Connecticut is a reliably Democratic state so it is surprising that Republican Senate candidate Linda McMahon who lost badly two years ago in a Senate challenge is now leading this year’s Senate race. Her biggest support comes from independents, who favor her 55-40%.
Richard Blumenthal defeated McMahon by twelve points in the race for retiring Chris Dodd’s Senate race in 2010. Yet a Quinnipiac Poll released Tuesday has McMahon ahead by 49-46 percent in her bid against Democratic Rep. Christopher Murphy to replace retiring Sen. Joseph Lieberman. While the lead is statistically insignificant, it indicates a race that is at least even.
Whenever you see a reliably blue or red state seeming to tilt even slightly in the other direction, it raises eyebrows. Connecticut hasn’t voted for a Republican for President for 24 years, and failed to re-elect its last Republican Senator at that same time.
Of course, politics is always local. Blumenthal was a hugely popular, activist State Attorney General for twenty years before running for US Senate. Thus, he was highly visible and well known. However, Murphy, a progressive Netroots-allied member of the House of Representatives since 2007, is much less known.
McMahon is highly visible due to her previous Senate race and her previously running World Wrestling Entertainment Inc. with her husband Vince. She spent $50 million of her own money trying to defeat Blumenthal and could probably spend that much again in this race.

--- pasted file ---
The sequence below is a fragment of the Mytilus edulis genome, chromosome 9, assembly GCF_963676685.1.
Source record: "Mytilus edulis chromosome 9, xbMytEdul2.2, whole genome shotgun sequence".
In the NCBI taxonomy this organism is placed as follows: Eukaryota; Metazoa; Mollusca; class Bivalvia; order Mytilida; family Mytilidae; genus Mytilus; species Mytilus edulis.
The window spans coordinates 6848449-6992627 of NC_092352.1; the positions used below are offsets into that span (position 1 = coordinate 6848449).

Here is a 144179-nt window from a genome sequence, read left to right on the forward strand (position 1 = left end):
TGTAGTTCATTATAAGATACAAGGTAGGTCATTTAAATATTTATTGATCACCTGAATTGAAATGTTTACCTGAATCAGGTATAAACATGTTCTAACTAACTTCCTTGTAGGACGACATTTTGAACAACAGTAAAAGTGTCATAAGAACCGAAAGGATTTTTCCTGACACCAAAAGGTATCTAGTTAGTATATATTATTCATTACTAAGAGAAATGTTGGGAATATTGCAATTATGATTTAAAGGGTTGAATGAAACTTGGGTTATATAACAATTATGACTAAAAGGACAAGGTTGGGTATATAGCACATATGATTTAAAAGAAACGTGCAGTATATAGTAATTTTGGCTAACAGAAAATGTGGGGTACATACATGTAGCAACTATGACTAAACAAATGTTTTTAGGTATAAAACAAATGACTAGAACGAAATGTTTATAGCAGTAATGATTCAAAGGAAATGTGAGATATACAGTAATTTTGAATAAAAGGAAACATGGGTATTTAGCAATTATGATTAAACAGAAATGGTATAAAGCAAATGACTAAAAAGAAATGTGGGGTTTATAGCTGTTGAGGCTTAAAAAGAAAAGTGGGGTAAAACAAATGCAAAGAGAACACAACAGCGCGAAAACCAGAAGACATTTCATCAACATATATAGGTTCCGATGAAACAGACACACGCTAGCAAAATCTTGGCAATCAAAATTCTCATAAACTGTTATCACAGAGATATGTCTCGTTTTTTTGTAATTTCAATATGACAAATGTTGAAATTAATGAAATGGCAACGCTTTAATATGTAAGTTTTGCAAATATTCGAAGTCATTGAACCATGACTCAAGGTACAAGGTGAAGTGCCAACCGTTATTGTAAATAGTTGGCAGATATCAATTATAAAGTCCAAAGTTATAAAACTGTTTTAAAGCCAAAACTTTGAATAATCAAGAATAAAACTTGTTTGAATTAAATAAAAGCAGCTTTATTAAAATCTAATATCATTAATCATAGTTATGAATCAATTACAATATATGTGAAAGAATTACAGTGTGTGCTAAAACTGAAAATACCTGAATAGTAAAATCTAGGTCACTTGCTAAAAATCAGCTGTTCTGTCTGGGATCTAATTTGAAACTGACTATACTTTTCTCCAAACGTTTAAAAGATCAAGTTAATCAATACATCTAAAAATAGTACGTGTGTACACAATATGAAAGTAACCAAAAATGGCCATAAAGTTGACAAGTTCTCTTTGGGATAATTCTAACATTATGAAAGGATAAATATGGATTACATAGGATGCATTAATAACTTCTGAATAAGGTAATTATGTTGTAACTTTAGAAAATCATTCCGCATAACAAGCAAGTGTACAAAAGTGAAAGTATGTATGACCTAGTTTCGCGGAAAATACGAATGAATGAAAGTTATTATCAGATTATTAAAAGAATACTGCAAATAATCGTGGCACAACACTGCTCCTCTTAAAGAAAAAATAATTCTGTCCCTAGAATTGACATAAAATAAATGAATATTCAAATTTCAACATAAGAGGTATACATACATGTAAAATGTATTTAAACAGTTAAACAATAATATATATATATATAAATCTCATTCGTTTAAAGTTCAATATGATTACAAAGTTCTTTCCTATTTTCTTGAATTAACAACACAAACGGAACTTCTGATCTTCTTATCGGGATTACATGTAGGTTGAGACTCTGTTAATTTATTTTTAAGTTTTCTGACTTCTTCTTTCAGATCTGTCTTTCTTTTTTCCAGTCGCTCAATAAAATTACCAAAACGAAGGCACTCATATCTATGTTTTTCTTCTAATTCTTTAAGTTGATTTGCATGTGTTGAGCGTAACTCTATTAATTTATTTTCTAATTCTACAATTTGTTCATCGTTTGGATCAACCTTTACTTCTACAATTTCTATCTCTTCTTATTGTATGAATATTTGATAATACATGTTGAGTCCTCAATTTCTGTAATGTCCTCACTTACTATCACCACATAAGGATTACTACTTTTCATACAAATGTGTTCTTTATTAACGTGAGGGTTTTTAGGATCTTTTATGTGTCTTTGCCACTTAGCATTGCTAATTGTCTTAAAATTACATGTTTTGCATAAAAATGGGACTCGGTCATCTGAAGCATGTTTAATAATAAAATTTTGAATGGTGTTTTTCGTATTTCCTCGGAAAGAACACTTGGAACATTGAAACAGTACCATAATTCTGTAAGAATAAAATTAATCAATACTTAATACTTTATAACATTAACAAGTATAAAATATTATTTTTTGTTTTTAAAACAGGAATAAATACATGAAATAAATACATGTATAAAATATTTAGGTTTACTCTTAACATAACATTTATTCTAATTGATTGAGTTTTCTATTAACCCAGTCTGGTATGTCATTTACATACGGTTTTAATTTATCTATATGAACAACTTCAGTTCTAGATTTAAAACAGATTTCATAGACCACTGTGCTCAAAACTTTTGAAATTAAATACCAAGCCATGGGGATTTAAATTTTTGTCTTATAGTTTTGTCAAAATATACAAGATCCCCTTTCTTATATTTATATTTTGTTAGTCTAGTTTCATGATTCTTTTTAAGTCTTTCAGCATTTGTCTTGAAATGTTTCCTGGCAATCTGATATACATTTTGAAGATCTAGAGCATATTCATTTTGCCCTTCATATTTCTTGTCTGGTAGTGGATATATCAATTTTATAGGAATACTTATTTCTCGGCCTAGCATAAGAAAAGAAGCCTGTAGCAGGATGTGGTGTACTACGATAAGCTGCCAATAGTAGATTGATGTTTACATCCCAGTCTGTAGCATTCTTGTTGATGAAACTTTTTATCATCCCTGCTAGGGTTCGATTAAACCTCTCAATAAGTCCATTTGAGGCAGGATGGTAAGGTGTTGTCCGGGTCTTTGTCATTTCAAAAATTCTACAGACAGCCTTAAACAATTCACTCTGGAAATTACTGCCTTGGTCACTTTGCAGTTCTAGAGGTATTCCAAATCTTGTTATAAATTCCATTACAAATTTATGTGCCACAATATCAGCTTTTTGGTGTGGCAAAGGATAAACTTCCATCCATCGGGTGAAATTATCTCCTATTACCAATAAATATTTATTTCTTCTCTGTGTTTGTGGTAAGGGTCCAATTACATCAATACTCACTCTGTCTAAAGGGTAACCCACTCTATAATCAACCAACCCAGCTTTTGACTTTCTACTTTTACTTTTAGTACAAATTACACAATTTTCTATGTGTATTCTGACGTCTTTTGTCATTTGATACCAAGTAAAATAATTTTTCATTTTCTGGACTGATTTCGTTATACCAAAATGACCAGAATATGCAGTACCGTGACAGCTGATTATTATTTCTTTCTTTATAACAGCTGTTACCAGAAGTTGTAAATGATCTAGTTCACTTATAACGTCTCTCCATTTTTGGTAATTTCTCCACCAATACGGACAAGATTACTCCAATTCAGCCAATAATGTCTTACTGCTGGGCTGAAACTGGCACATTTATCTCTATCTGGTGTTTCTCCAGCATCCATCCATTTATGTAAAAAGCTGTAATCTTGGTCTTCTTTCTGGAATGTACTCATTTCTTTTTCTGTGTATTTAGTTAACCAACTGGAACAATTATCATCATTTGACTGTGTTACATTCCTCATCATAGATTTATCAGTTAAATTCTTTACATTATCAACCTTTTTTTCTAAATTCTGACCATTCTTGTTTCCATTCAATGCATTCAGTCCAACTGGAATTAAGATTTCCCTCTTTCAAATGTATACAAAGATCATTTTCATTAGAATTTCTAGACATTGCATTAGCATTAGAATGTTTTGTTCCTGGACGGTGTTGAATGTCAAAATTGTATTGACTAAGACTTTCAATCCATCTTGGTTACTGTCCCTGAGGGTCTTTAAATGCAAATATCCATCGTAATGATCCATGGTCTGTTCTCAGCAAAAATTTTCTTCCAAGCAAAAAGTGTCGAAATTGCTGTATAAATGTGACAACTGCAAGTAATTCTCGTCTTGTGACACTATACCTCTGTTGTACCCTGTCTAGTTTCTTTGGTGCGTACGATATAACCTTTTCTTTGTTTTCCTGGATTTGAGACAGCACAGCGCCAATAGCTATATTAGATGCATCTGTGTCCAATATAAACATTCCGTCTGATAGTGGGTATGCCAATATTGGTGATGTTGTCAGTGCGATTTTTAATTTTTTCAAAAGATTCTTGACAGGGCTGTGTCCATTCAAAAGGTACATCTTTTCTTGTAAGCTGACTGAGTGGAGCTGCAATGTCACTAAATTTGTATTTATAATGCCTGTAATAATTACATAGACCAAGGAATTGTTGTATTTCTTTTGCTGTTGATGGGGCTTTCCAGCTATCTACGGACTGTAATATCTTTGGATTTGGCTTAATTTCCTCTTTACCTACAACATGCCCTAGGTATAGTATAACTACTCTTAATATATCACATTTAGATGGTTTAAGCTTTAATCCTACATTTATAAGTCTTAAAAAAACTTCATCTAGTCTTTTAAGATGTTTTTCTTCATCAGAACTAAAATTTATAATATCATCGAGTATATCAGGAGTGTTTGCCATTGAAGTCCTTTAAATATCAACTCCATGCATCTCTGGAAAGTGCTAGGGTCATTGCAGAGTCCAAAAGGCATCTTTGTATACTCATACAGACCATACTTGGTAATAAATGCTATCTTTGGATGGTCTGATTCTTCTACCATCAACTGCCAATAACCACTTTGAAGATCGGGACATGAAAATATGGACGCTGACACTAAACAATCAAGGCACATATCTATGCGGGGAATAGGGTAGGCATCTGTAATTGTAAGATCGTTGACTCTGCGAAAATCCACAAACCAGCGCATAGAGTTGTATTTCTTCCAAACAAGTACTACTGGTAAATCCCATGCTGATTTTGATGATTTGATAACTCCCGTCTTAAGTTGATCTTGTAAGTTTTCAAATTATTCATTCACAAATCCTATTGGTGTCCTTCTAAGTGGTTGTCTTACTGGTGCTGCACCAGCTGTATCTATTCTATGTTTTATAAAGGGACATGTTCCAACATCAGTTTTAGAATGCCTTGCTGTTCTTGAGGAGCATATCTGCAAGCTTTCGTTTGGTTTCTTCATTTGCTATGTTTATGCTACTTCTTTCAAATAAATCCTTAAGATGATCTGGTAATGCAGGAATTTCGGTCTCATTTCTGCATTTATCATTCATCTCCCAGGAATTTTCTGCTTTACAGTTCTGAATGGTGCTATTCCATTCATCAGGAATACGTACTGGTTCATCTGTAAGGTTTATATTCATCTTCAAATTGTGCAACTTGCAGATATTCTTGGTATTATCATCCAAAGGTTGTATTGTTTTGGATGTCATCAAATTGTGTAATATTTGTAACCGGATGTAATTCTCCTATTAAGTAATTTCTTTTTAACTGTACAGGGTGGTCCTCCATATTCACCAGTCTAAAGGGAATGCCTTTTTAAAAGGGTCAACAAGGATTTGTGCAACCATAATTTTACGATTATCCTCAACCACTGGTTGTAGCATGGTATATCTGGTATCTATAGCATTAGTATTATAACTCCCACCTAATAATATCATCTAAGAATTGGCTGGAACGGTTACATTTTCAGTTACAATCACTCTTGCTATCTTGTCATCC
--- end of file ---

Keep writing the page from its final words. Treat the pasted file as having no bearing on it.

The poll confirms that Murphy suffers from low visibility. Voters are 38% favorable, 30% unfavorable towards Murphy with 32% needing more information. McMahon has 47% favorability rating with 35% opposed with only 18% needing more information.
Obama carried Connecticut by a whopping 22% in 2008. He currently leads Romney by 7%, a decided drop but a still comfortable lead. Obama’s coattails are definitely shorter in Connecticut this election but Murphy does not appear to be benefiting from them at all. He should be the heavy favorite in this race, but is not.
“We’ve always known this race was going to be close,” Mr. Murphy said, adding that Ms. McMahon has spent approximately five times as much on television ads as he has. “And Connecticut has a history of pretty competitive statewide races, so I’m confident I’m going to win, but I don’t think it’s going to be a blowout.”
If Murphy loses, it bolsters Republican chances of taking back control of the Senate.